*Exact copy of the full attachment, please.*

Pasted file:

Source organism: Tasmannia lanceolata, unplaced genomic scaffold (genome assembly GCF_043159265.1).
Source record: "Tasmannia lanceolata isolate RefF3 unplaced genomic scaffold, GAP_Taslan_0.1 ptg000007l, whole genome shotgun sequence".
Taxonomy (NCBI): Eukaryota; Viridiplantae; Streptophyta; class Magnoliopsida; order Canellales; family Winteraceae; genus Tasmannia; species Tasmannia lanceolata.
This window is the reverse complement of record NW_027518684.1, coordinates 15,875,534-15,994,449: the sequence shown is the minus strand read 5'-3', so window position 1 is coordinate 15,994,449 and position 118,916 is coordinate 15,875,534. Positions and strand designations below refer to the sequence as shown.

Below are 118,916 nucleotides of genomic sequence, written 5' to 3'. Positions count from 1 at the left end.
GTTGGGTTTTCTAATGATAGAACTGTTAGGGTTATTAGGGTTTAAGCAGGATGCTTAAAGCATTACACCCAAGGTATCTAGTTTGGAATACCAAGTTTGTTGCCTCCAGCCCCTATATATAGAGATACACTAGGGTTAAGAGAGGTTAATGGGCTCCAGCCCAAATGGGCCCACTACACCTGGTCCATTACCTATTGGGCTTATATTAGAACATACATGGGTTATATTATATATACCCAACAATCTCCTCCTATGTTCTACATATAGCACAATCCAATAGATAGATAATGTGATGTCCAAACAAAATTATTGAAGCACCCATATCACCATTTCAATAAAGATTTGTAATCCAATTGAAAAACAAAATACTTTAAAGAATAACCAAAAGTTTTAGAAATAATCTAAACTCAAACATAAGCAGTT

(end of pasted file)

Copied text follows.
Source organism: Tasmannia lanceolata, unplaced genomic scaffold (genome assembly GCF_043159265.1).
Source record: "Tasmannia lanceolata isolate RefF3 unplaced genomic scaffold, GAP_Taslan_0.1 ptg000007l, whole genome shotgun sequence".
Taxonomy (NCBI): Eukaryota; Viridiplantae; Streptophyta; class Magnoliopsida; order Canellales; family Winteraceae; genus Tasmannia; species Tasmannia lanceolata.
This window is the reverse complement of record NW_027518684.1, coordinates 15,875,534-15,994,449: the sequence shown is the minus strand read 5'-3', so window position 1 is coordinate 15,994,449 and position 118,916 is coordinate 15,875,534. Positions and strand designations below refer to the sequence as shown.

Below are 118,916 nucleotides of genomic sequence, written 5' to 3'. Positions count from 1 at the left end.
GTTGGGTTTTCTAATGATAGAACTGTTAGGGTTATTAGGGTTTAAGCAGGATGCTTAAAGCATTACACCCAAGGTATCTAGTTTGGAATACCAAGTTTGTTGCCTCCAGCCCCTATATATAGAGATACACTAGGGTTAAGAGAGGTTAATGGGCTCCAGCCCAAATGGGCCCACTACACCTGGTCCATTACCTATTGGGCTTATATTAGAACATACATGGGTTATATTATATATACCCAACAATCTCCTCCTATGTTCTACATATAGCACAATCCAATAGATAGATAATGTGATGTCCAAACAAAATTATTGAAGCACCCATATCACCATTTCAATAAAGATTTGTAATCCAATTGAAAAACAAAATACTTTAAAGAATAACCAAAAGTTTTAGAAATAATCTAAACTCAAACATAAGCAGTT